If your smartphone mic isn't delivering, why not swap it out for a better one?
That's the vision of the Phonebloks alliance – and now German microphone and headphones manufacturer Sennheiser has signed up, it's become a shade more likely.
Future modular phones such as Google's Project Ara could include Sennheiser’s interchangeble audio blocks; you'll be able to assemble a mother-of-all-smartphones using components from different vendors in the Phonebloks alliance.
Sennheiser's involvement will focus on its areas of expertise, such as the creation of broadcast-quality microphones or highly compact devices, like recorders, that are less receptive to wind noise. Theoretically, that means you can switch that abysmal microphone in your modular smartphone for something more cutting edge from Sennheiser, if your budget permits.
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Sennheiser may also be involved in making modular smartphones more accessible for disabled customers; it's involved in creating special streaming technology (based on its recently launched Sennheiser Connect technology), for a “low-latency lip-synchronous” solution for the visually impaired and hard-of-hearing. In short, phones can be easily customised based on the needs of the individual.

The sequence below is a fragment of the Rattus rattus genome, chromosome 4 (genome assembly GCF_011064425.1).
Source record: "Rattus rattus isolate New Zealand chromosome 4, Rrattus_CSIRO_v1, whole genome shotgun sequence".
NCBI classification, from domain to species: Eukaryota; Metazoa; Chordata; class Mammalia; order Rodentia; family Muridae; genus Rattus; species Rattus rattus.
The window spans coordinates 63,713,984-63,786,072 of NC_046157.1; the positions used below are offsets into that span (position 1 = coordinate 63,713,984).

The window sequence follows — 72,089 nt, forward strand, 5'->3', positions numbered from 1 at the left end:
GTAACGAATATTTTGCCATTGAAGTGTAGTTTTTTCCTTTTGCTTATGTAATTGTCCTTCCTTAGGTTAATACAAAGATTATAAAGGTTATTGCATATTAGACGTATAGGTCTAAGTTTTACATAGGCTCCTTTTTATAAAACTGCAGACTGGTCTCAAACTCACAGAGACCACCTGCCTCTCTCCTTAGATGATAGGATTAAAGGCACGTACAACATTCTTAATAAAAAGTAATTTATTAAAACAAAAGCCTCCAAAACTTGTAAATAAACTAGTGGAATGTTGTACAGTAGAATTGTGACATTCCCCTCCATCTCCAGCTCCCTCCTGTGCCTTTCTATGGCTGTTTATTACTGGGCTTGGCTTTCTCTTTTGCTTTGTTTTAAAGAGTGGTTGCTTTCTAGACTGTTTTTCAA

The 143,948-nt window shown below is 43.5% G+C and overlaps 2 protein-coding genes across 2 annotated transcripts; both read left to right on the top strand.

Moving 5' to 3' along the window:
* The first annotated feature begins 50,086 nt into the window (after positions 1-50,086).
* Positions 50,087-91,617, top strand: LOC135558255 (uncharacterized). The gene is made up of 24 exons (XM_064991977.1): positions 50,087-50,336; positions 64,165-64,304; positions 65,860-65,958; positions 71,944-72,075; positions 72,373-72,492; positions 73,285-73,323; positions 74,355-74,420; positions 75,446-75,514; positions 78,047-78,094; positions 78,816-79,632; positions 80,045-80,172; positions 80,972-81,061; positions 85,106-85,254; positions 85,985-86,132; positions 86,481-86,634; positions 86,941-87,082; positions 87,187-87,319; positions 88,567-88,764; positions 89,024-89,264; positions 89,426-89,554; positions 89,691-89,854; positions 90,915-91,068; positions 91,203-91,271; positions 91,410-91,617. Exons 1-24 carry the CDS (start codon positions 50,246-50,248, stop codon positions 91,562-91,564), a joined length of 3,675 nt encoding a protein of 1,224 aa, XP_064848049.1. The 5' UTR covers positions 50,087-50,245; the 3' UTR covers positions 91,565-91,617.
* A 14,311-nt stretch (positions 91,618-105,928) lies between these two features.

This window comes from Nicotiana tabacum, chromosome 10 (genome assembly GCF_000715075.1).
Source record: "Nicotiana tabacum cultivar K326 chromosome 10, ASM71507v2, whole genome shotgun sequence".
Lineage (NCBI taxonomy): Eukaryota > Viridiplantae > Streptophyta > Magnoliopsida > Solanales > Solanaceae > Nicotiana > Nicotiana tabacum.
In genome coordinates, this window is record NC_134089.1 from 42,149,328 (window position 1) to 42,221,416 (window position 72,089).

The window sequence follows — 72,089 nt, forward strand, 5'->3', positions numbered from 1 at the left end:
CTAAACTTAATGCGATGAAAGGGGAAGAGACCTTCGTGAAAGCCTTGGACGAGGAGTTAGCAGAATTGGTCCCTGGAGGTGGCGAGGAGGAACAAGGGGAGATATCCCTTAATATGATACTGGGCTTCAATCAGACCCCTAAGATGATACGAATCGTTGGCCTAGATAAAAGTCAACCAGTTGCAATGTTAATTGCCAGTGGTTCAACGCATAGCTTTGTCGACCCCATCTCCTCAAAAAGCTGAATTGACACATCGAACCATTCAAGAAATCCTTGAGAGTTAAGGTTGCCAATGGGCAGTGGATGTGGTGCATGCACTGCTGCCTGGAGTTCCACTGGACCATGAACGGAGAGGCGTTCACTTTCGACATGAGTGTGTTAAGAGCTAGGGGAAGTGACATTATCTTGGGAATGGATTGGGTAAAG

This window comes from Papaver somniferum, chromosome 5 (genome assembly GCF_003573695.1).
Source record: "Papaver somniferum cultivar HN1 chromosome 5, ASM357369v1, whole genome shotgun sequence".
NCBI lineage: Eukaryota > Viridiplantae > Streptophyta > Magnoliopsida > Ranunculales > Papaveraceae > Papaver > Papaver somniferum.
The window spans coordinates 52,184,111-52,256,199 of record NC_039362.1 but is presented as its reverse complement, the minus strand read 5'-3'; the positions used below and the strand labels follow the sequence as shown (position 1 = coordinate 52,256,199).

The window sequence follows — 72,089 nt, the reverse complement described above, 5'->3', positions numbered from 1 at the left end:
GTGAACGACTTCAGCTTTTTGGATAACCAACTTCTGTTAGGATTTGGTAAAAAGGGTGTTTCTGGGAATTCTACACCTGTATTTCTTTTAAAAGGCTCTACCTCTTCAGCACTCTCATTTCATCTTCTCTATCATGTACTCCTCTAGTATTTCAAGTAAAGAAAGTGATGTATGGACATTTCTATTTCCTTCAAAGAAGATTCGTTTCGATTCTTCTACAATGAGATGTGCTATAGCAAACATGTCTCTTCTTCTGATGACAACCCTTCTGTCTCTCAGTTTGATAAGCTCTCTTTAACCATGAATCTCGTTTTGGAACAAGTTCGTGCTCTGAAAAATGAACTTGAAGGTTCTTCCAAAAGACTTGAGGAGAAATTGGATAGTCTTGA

According to Sennheiser, it hopes that devising and creating components for the Phonebloks project will result in new applications beyond smartphones, too. Modular tablets, anyone?READ MORE: Motorola's Project Ara will let you upgrade your smartphone's hardware
Phonebloks is an independent organisation that encourages the manufacturing of devices that produce less electronic waste.
When one component is damaged in a conventional device, it can potentially brick the whole unit and render it useless. What Phonebloks is working towards, is making smart devices more modular – so that we can just replace the broken or damaged component, without facing an expensive repair bill. And because Phonebloks devices are upgradeable, you'll be able to extend its lifespan by swapping out components for newer ones as and when you need them.
The result will be one device that lasts for eons, as long as there are parts still available.